Report raises questions about contracting senior public service roles

A contractor employed by the then NSW DPE was paid what would have amounted to a yearly salary of almost $400,000 – about $80,000 more than the minimum amount someone employed full time under public sector employment laws would have received.

Paul Miller

The NSW Public Service Commissioner will consider whether there’s a need for better guidance about using contractors to fill senior public sector roles after the matter was investigated by the NSW Ombudsman.

The case involved the recruitment of an acting executive director of governance and performance at the Department of Planning and Environment (DPE) between 2017-18.

The ombudsman’s report tabled last week found the DPE had engaged in wrong conduct in relation to the contractor, identified in the report as ‘C’, who was engaged to act in the Band 2 senior executive role for 11 months.


Ombudsman Paul Miller found the department ended up paying much more for C than it would have for someone employed under the Government Sector Employment (GSE) Act.

Employing C for 11 months cost the DPE $341,360, which would have amounted to an annual salary of $390,857.

A full-time role under the GSE Act would have been paid between $261,450 and $328,899 per annum.

“DPE paid the contractor’s company substantially more than a person employed in the role under the Government Sector Employment Act 2013 (GSE Act) would have been entitled to,” the report says.

My findings are that … the DPE’s conduct was contrary to law or unreasonable, unjust, oppressive or improperly discriminatory, or otherwise wrong.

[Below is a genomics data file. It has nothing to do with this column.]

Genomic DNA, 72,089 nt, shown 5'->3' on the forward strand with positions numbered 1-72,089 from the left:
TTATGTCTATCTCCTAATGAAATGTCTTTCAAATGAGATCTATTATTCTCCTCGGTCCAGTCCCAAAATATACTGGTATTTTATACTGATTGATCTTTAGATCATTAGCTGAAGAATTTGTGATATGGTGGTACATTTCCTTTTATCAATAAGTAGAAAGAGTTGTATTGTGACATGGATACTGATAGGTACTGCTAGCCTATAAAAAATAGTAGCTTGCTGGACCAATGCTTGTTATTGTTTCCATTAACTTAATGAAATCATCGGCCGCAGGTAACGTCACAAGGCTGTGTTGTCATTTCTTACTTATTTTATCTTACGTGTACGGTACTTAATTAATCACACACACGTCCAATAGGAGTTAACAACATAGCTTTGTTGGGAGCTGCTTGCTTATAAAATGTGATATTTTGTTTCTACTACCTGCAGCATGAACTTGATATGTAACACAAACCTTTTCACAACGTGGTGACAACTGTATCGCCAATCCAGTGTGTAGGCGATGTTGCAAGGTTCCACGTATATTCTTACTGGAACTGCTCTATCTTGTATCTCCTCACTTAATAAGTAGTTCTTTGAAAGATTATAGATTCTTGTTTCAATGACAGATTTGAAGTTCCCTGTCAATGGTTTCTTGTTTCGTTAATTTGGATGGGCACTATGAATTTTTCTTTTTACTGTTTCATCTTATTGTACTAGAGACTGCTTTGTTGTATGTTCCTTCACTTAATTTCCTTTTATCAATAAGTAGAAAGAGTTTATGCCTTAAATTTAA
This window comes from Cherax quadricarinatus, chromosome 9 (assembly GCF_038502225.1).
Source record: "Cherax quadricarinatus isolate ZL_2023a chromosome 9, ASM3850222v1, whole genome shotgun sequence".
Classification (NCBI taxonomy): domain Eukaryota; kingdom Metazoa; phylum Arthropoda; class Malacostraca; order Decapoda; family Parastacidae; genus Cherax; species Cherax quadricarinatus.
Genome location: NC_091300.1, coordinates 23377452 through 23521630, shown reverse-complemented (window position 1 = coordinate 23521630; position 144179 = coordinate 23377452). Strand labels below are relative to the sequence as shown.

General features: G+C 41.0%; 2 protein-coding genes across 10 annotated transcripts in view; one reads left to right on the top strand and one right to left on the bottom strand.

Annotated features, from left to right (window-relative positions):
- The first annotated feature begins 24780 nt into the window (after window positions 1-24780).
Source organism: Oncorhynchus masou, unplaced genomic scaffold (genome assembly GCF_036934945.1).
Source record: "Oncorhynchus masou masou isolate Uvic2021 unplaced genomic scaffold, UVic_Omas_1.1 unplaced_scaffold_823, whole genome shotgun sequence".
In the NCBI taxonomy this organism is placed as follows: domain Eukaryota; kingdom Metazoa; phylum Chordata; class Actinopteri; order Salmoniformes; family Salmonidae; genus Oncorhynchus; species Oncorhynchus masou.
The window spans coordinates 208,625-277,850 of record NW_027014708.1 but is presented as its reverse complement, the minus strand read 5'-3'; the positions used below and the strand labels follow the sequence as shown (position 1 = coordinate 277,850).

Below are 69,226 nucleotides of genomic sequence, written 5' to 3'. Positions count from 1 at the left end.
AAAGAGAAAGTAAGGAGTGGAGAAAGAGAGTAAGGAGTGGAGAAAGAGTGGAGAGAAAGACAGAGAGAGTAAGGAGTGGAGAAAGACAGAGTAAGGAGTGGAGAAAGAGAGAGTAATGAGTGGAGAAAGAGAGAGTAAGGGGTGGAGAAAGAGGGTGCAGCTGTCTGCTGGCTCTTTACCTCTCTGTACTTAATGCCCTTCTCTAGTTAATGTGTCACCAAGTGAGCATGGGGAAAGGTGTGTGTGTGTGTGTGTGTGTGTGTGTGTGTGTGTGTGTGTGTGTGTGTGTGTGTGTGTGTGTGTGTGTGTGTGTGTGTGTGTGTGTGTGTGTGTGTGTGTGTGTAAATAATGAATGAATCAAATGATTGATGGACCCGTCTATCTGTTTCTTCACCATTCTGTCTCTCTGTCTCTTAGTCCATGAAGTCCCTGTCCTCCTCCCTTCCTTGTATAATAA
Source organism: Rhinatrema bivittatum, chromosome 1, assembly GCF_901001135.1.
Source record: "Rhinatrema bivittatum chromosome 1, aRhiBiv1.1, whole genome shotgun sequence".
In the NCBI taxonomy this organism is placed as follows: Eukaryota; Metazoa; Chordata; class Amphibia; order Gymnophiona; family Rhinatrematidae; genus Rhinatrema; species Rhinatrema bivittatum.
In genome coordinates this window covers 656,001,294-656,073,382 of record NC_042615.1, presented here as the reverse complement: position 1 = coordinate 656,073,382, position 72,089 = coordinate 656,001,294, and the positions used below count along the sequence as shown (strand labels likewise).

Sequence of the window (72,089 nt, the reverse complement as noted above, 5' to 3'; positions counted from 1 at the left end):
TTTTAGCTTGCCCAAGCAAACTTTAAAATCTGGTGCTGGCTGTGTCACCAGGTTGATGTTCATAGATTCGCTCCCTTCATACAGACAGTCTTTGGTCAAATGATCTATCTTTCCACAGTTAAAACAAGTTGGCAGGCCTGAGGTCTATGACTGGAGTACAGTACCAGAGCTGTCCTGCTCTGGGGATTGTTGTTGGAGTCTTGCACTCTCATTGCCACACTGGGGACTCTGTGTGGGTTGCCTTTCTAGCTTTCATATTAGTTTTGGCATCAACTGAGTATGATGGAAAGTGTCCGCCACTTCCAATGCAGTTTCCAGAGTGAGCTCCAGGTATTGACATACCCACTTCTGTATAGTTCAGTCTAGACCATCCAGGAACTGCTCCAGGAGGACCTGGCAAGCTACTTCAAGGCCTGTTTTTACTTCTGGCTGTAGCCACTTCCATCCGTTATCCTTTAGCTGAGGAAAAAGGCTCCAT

Paul Miller

DPE also extended C’s original six month contract for five months by contracting with a labour hire firm, which increased the cost by about $170 a day and was inconsistent  with DPE procurement policy because it didn’t represent value for money.

Broader issues

The report says the department treated C’s employment as an emergency procurement, even though it wasn’t an emergency, which enabled the DPE to sidestep usual Procurement Board policies and requirements.

The department also didn’t notify the board of the procurement and provided inaccurate information in response to ICAC enquiries.

“Based on the available evidence, my findings are that …DPE’s conduct was contrary to law or unreasonable, unjust, oppressive or improperly discriminatory, or otherwise wrong,” Mr Miller concluded.

Mr Miller says the investigation highlighted broader systemic questions about the use of contingent labour and contractors to fill senior management roles, because legislation precludes them from making decisions about staffing or spending, which would normally be part of the job.

“The NSW Public Service Commissioner has agreed to consider these issues, and whether any further action is required, including whether enhanced guidance is required about if and when it is appropriate for contractors to ‘act in’ senior public sector roles.”

Treasury figures show that the use of contractors and contingent labour hire in the NSW public sector has increased from $503 million in 2011–12 to $1.38 billion in 2020–2021.

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One thought on “Report raises questions about contracting senior public service roles

  1. Temporary contractor “C” was employed by an organisation that was responsible for C’s superannuation, hlliday pay, long service leave and other employee entitlements, as well as workers comp insurance and other emlloyee overheads, which would account for most if not all of the extra $61,000 to $90,000 on a per annum basis. The DPIE didn’t account for those savings.

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